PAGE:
Occupy Wall Street's 'occucopter' – who's watching whom? | Noel Sharkey and Sarah Knuckey Tim Pool's 'occucopter' is a response to the police eviction of Occupy Wall Street protestors from Zuccotti Park, New York. Photograph: Keystone USA-ZUMA/Rex Features The police may soon be watching you in your garden picking your vegetables or your bottom. As police plans for increasing unmanned aerial surveillance take shape, there is a new twist. Private citizens can now buy their own surveillance drones to watch the police. This week in New York, Occupy Wall Street protesters have a new toy to help them expose potentially dubious actions of the New York police department. Now the protesters are fighting back with their own surveillance drone. Pool is attempting to police-proof the device: "We are trying to get a stable live feed so you can have 50 people controlling it in series. This is clever stuff and it doesn't stop there. Ordinary people having the technology to watch the watcher is not something George Orwell predicted in his futuristic vision of 1984.

Spray Anything: Marketing Crowd Control to Cops When Lt. John Pike pepper sprayed Occupy protesters at the University of California-Davis last week, many were outraged at a clearly disproportionate use of force in a nonviolent situation. Peter Moskos, a former Baltimore cop turned academic, wrote that even though he'd been trained to pepper spray noncompliant suspects, actually doing so would be "dumb-ass." But that shift isn't just about police departments buying body armor and tanks. Naturally, cops are the major target for this market, and weapons manufacturers peddle a wide array of less-lethal tools to departments large and small. Below, a small sampling of the less-lethal weapons being marketed to police officers as crowd control tools. Spray it, don't say it: Defense Technology, a subsidiary of the weapons maker BAE Systems, markets these fire-extinguisher-sized cannisters of pepper spray as "crowd management" tools. Defense Technology Priax ALS Technologies Pepper Ball Combined Tactical Systems Taser Magnum Tactical

Obama Signs Bill Creating “Amber Alert” System for Violence Against Police Officers By Carey Wedler On Tuesday, President Barack Obama signed a new bill intended to help keep better track of violent attacks against law enforcement. S.665 is also known as the Rafael Ramos and Wenjian Liu National Blue Alert Act of 2015, named for two NYPD officers killed late last year. It will set up infrastructure at the local, state, and federal level to keep meticulous track of acts committed against police. According to Congress’ website, the bill will create a Department of Justice-sponsored “Blue Alert” system, which mirrors the Amber Alert system created to locate abducted children. The bill defines “Blue Alert” as …information sent through the network relating to: (1) the serious injury or death of a law enforcement officer in the line of duty, (2) an officer who is missing in connection with the officer’s official duties, or (3) an imminent and credible threat that an individual intends to cause the serious injury or death of a law enforcement officer.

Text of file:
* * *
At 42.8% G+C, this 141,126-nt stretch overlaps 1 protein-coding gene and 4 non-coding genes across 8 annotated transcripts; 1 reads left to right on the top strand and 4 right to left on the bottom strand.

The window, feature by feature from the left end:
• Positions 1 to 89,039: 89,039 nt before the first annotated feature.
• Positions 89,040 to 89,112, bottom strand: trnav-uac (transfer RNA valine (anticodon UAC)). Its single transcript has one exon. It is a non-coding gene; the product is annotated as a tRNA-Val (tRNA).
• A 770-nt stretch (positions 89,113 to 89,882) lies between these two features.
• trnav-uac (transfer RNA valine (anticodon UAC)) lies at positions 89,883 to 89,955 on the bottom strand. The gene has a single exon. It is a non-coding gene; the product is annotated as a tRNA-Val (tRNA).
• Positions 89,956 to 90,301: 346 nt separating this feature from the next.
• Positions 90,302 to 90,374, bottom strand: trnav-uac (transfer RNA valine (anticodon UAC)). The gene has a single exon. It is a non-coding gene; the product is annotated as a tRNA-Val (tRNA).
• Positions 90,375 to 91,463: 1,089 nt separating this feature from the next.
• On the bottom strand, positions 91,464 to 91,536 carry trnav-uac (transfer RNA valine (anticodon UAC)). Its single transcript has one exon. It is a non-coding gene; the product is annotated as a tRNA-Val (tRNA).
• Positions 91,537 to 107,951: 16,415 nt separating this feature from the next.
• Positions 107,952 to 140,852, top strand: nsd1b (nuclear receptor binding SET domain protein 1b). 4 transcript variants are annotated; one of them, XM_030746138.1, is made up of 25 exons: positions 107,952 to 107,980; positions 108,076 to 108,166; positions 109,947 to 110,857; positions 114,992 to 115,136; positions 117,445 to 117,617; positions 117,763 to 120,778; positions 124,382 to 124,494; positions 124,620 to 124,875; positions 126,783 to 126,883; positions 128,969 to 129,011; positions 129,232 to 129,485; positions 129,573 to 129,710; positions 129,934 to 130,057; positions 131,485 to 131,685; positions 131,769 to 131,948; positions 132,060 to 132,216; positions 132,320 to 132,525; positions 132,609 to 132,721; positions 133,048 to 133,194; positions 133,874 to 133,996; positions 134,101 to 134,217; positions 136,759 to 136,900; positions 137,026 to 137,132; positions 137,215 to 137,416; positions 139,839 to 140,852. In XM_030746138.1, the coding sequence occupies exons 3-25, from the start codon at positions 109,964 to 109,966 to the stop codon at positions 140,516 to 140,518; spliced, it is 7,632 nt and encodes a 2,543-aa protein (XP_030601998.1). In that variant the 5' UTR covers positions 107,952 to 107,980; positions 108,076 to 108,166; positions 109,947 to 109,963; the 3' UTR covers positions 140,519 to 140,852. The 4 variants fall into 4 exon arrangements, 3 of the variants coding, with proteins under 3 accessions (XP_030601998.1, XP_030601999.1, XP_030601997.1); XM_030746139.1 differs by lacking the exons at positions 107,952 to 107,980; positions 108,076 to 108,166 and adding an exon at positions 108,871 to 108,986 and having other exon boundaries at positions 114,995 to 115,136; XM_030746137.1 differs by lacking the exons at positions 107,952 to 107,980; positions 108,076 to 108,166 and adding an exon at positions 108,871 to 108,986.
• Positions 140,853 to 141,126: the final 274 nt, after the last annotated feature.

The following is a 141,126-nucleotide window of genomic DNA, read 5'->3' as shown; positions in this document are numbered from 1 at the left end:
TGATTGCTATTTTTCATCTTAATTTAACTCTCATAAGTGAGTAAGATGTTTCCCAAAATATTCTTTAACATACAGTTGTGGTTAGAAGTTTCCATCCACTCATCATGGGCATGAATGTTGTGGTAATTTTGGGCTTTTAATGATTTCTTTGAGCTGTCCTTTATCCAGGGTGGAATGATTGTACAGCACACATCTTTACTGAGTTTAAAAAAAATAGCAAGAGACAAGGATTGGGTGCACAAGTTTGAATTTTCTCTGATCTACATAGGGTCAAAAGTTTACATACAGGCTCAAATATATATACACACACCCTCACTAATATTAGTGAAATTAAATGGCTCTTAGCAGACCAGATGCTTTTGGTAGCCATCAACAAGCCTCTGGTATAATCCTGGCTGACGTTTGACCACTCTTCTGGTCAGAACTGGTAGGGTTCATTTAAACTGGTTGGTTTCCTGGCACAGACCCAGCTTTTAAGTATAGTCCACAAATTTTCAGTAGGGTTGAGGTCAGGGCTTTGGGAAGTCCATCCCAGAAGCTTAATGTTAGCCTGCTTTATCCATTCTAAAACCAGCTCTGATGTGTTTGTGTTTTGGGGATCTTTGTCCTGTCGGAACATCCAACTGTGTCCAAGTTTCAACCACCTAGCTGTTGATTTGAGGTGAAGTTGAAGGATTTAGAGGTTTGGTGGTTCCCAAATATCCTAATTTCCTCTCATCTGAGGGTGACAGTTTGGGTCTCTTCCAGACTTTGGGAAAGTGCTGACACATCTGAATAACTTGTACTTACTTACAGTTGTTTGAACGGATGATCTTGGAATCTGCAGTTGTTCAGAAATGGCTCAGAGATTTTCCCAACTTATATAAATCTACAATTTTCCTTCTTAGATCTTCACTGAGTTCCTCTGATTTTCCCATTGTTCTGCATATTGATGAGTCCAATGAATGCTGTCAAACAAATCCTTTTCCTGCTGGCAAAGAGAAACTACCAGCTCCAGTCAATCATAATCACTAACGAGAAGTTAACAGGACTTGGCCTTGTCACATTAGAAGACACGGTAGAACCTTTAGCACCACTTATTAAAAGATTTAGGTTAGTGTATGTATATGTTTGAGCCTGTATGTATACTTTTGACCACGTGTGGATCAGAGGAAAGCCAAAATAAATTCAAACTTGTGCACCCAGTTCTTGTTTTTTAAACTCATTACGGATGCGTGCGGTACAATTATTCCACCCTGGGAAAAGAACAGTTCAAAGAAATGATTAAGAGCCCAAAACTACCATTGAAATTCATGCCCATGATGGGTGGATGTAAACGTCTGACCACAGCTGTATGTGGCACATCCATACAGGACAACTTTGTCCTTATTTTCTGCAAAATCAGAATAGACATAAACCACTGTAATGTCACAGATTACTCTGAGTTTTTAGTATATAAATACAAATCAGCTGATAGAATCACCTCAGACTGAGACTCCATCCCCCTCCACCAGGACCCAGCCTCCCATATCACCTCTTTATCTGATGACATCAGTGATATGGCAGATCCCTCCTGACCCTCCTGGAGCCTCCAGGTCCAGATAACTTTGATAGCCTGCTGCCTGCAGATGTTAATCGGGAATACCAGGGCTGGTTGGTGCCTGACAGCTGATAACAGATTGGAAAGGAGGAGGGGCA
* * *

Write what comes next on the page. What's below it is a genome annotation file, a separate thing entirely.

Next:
FOIA Documents Show FBI Illegally Collecting Intelligence Under Guise of “Community Outreach” December 1, 2011 FBI Storing Information on Activities Protected by the First Amendment, Memos Obtained by ACLU Show Make a Difference Your support helps the ACLU stand up for human rights and defend civil liberties. Give Now FOR IMMEDIATE RELEASE CONTACT: (212) 549-2666; media@aclu.org NEW YORK – The FBI has been illegally using its community outreach programs to secretly collect and store information about activities protected by the First Amendment for intelligence purposes, according to FBI documents released today by the American Civil Liberties Union. “The trust that community outreach efforts aim to create is undermined when the FBI exploits these programs to gather intelligence on the very members of the religious and community organizations agents are meeting with,” said Michael German, ACLU senior policy counsel and a former FBI agent. FOIA documents showing instances of inappropriate intelligence gathering include:

America Edges to Brink of Armed Police Drones Europeans are lagging the United States in using aerial drones for police work – and they don’t really mind. A county north of Houston made news in Europe at the end of October by taking delivery of a new “weaponizable” drone, a squat remote-controlled helicopter called a ShadowHawk that can fire Tasers or beanbags at people on the ground. Police in Montgomery County say the drone would chase drug smugglers or escaping criminals. Alarmed Europeans wondered if some aspect of drone warfare — so far a problem only for terrorists and other strangers in poor and distant countries — had come home to the First World. “In the end the police have the same consideration as the military,” writes a columnist at Telepolis, a tech website in Germany, “namely that using drones in risky situations can keep personnel out of danger.” Surveillance drones tend to be popular with border-patrol agencies in the U.S. and Europe. But an armed police drone would be new. [class name="dont_print_this"] [/class]